Pickles — farm to jar — made by young adults at Opportunity Knocks

By Jean Lotus Staff Reporter

Staff Sam Kehoe, OK Volunteer Tommy McCahill, Warrior Katrina Jeffries and Warrior Sonya Taylor wash off freshly picked cucumbers. (Photo courtesy of Opportunity Knocks)

Sometimes a pickle is just a pickle. But sometimes, it’s a Knock Out pickle, served up farm-to-jar by the folks at Opportunity Knocks, a River Forest-based enrichment program that serves about 100 developmentally disabled young adults.

Opportunity Knocks, or “OK” added urban farming to the menu this year, using donated land near the ReUse Depot in Maywood.

“We grew 25 different crops this summer,” said OK President Phil Carmody. “But cucumbers were our central crop. We generated about 800 pounds of produce this year and about 450 pounds were cucumbers.”

Carmody said the organization was looking for a social enterprise business to generate revenue while providing employment for “the Warriors.”

Carmody, whose younger brother John has Down Syndrome, came up with the affectionate name for participants, to acknowledge their perseverance and hard work.

The pickle production process consists of a two-day-per-week stint in the community center’s industrial kitchens. Warriors Patrick O’Rourke and Sonya Taylor are paid part-time to prepare about 40 jars of Knock Out pickles a session.

Sonya, in particular, is excited about her paycheck.

“I feel so proud,” she is quoted on the organization’s website. “I cannot wait to show it to all my friends and my mother and my brother. And it’s my money, so I get what I want.”

“Warrior” Ryan Gravely, OK Staff Serena Smith, Volunteer Tommy McCahill, Volunteer Fillipo Mongiardini and “Warrior” Mike White plant crops at the Opportunity Knocks Farm in Maywood. (Photo courtesy of Opportunity Knocks)

“Patrick truly enjoys making pickles,” said Patrick’s mother, Margaret O’Rourke on the website. “The job gives him such a sense of pride and accomplishment.”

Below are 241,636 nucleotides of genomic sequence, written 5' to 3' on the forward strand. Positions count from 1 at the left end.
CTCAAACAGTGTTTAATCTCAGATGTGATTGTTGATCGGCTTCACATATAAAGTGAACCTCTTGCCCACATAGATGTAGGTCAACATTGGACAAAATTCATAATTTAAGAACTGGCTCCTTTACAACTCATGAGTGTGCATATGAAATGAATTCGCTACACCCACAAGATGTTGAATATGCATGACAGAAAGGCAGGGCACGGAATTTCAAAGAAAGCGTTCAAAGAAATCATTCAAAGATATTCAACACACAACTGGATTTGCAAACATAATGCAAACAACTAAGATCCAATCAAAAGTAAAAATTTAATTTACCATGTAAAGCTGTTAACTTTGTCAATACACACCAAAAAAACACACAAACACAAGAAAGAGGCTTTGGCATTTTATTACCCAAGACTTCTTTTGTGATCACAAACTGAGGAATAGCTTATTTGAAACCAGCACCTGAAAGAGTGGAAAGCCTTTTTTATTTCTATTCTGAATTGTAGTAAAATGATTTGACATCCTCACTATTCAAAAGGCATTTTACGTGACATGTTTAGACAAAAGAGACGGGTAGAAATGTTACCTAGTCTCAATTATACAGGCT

Creating jobs with the business is part of the business plan, Carmody said.

With the help of nutritionist and OK culinary expert Joe Hart, Patrick and Sonya snap on their gloves and chop bins of cucumbers. The cukes are layered in the bottoms of one-quart jars and covered with a vinegary brine, heated with care by Hart. The group makes “refrigerator pickles,” which are meant to be chilled and last a few months in the fridge, because that recipe is simpler, Hart said.

Three variations are prepared: Dill pickles (made with garlic), spicy dills and a “deli-style” pickle that adds a bit of sugar to the brine, Hart said.

Trellised cucumber plants and their harvest at the Opportunity Knocks mini-farm. (Photo courtesy of Joe O’Meara)

Taylor and O’Rourke are required to measure ingredients carefully and set up each jar systematically – all good skills that will serve them in the future.

The OK participants who attend the organization’s Life Shop activities make a multi-gallon vat of pickles once a week as an activity. These go to local restaurants.

To start the farmette, Carmody and OK approached the University of Illinois Cook County Extension Service for soil and water testing. Rather than dig into the soil, volunteers — including ReUse Depot founder Kyle FitzGerald — built growing boxes, screened on the bottoms and filled with clean dirt.

Enter Blue Island-based urban farmer Joe O’Meara, who consulted with OK to create the best gardening environment. O’Meara built trellises to train the cucumber vines to grow vertically, making it easier to pick the green cukes with limited mobility. The result: walls of cucumber vines dangling with green vegetables.

For FitzGerald, a specialist in historic home deconstruction and preservation, using the land around ReUse Depot is another example of maximizing resources. Proviso Partners for Health also tills a small farm plot on the property, and a beekeeper brought hives with 300,000 bees last summer, which generated enough honey to sell at the shop, FitzGerald said.

“No one even got stung this summer, and I think that’s amazing,” he said.

Opportunity Knocks was created as a program for young men and women with disabilities to attend after they age out of special education high school classes at age 22.

Sonya Taylor and Patrick O’Rourke (in pickle costume) help prepare cucumbers to be made into Knock Out pickles at the River Forest Community Center (Photo courtesy of Opportunity Knocks)

The program started small with the donated proceeds of a 2009 charity softball game and grew into a $638,000 program, according to the organization’s 2016 annual report. Primarily a private-pay enrichment program, the group is supported by donations and fundraising events such as a chili cook-off, a gala ball, block party and, of course, a softball tournament.

Knock Out pickles cost $10 for a quart jar from OK, and are sold in stores around Oak Park, including Sugarbeet Grocery Coop, Carnival Meats and Old School Tavern & Grill in Forest Park.

To find out more go to www.opportunityknocksnow.org



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